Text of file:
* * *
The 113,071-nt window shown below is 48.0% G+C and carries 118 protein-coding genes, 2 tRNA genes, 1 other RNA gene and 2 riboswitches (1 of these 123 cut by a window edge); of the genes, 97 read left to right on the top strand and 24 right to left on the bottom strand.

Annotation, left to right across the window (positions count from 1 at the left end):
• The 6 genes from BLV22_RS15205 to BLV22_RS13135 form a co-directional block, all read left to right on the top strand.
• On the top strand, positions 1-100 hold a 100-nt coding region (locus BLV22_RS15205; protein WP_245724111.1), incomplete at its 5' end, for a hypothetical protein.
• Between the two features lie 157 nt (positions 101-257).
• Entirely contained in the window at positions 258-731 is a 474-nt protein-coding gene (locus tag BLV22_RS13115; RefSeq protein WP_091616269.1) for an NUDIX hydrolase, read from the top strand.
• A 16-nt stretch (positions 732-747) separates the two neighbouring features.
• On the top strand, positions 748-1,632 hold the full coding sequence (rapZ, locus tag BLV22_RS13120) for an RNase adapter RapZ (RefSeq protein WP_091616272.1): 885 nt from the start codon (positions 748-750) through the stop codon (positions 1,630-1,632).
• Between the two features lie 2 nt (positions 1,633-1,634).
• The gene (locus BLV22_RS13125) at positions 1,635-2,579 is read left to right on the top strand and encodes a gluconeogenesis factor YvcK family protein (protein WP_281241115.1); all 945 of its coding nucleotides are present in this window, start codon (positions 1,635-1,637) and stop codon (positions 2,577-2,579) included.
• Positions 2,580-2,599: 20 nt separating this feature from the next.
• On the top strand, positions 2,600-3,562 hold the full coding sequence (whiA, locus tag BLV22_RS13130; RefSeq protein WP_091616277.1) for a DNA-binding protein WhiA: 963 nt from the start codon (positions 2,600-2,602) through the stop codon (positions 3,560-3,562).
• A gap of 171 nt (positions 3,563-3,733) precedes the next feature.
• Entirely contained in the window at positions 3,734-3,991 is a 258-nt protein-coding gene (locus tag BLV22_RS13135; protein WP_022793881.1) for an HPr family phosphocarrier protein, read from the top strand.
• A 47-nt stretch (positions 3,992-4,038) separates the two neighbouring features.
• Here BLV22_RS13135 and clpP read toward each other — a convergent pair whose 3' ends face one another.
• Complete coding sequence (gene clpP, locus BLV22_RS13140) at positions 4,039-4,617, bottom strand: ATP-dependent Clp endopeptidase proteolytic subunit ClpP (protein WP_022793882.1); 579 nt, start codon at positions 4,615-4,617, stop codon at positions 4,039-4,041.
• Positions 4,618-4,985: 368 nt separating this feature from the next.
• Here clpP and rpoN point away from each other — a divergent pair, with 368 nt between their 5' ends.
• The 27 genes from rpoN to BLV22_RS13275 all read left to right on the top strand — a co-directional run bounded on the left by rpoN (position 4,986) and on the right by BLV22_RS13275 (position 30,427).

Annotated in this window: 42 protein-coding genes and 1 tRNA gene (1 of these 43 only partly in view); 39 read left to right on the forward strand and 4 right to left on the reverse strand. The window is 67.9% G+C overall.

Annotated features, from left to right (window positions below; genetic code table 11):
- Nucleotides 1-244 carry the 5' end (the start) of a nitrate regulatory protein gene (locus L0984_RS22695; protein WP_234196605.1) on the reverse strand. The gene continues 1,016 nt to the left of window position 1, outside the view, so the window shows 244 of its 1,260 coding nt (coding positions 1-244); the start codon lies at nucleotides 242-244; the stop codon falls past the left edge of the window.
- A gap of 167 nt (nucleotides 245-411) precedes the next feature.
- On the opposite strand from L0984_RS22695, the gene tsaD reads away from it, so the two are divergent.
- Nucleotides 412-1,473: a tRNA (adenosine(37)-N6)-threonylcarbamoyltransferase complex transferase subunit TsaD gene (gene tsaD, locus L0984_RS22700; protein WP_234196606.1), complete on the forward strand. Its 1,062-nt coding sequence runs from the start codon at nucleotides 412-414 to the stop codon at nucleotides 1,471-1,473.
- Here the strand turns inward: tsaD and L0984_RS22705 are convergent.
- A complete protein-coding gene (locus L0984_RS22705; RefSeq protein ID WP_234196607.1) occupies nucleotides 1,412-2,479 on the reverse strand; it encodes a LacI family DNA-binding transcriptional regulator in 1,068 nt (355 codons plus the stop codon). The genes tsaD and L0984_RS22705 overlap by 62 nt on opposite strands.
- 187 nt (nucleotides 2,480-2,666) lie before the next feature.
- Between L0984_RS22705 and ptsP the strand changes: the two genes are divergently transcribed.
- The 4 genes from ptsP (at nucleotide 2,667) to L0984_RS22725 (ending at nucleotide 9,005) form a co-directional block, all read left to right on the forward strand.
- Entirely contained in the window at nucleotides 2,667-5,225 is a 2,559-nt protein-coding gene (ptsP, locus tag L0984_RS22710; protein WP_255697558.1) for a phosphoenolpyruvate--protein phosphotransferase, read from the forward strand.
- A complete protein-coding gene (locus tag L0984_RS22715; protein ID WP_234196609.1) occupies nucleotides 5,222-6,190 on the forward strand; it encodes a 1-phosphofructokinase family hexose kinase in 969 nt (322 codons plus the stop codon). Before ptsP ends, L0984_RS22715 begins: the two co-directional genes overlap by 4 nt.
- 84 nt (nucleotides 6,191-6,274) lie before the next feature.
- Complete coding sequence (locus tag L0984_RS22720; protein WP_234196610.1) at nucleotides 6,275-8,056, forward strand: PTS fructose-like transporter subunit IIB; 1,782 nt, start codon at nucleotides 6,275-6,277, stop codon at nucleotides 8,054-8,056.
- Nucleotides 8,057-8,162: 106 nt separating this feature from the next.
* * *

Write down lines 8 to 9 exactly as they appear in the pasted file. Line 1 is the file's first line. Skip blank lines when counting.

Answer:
• On the top strand, positions 748-1,632 hold the full coding sequence (rapZ, locus tag BLV22_RS13120) for an RNase adapter RapZ (RefSeq protein WP_091616272.1): 885 nt from the start codon (positions 748-750) through the stop codon (positions 1,630-1,632).
• Between the two features lie 2 nt (positions 1,633-1,634).